Vogel: Tax Reform And Housing
Discussions about the proposed Federal tax bill have focused almost exclusively on political winners and losers. But I think we should be debating larger questions like whether we should add $150 billion to the deficit each year, especially given the low unemployment rate. And the proposed tax bill’s impact on social programs is another topic that’s not getting enough coverage. Most social programs depend on Federal government support, and it’s naïve and dangerous to think that increased philanthropy can make up for cuts at the Federal level.
Worse still, the proposed tax bill actually undermines some key incentives for charitable giving. By eliminating the estate tax, wealthy families would lose a compelling reason to make donations to nonprofit organizations. And if we double the standard deduction, experts predict that 95 percent of taxpayers would no longer itemize their deductions and therefore receive no tax benefits for donating to charitable organizations.
That’s a double hit to philanthropy at the very time the bill assumes it will do more.
In the case of housing, the drop in the corporate tax rate from 35% to 20% greatly reduces the value of the low income housing tax credit, the key program involved in financing 90% of new, affordable housing in the United States. Housing experts estimate that in Vermont this one change in the tax bill will translate into $4.5 million less money each year for building affordable housing.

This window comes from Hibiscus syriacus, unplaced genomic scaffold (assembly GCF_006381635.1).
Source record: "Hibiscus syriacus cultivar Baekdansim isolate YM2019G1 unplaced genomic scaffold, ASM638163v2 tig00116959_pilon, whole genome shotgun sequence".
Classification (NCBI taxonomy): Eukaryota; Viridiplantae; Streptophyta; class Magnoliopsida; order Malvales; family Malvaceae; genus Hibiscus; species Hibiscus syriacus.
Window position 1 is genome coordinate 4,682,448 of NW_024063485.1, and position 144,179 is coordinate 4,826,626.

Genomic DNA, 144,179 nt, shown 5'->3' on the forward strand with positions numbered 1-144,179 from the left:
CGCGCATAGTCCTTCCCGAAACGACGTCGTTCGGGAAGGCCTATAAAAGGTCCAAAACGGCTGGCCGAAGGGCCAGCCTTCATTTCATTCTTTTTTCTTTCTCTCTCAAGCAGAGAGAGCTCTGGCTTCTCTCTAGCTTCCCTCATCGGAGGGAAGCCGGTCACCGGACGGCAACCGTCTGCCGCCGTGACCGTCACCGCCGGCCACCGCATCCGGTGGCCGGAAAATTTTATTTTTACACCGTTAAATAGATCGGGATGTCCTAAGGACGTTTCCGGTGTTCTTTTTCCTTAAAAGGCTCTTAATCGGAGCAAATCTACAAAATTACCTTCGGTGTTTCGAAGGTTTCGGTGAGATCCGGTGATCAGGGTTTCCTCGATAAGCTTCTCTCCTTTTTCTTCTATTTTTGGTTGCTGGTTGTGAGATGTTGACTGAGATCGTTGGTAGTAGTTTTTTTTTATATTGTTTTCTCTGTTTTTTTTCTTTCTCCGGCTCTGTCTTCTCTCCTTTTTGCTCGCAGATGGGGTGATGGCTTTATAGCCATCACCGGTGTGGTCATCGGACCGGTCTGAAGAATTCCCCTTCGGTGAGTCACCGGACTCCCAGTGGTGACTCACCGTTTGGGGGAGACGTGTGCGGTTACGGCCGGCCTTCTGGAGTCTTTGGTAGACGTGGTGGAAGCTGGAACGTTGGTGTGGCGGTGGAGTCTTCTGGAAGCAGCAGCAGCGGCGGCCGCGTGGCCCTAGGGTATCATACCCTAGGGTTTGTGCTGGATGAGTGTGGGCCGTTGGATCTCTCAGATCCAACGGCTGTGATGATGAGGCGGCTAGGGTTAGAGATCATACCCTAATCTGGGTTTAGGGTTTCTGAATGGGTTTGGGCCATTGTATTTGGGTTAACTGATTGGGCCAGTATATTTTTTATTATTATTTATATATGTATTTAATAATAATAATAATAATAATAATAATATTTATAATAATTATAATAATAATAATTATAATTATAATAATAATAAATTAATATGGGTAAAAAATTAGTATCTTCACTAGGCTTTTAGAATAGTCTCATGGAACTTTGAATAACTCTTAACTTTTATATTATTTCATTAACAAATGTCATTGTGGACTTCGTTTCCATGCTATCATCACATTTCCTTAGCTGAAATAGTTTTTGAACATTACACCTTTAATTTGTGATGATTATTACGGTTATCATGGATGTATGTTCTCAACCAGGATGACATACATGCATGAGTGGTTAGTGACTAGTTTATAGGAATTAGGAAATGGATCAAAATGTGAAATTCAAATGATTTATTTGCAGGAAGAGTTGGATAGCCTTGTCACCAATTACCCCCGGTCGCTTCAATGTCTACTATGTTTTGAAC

In drafting the last major tax reform bill, President Reagan and Congress recognized that changing the rules would damage some social programs like housing. So as part of the 1987 legislation, Congress created the low income housing tax credit as a way to counteract this collateral damage – which seems like a more reasonable and humane approach than envisioned in the current tax bill.
And unfortunately the need for affordable housing keeps growing. Across the country, eleven million families now pay more than 50% of their gross income in rent - a huge increase since 2001. And in Vermont, the number of homeless people increased last year to 1,225.
There may be reasons to reform the tax code and there may even be justification for allowing the deficit to increase. But in formulating the proposed tax bill there was little public debate about these bigger issues – or a meaningful attempt to mitigate the impact on our most vulnerable citizens.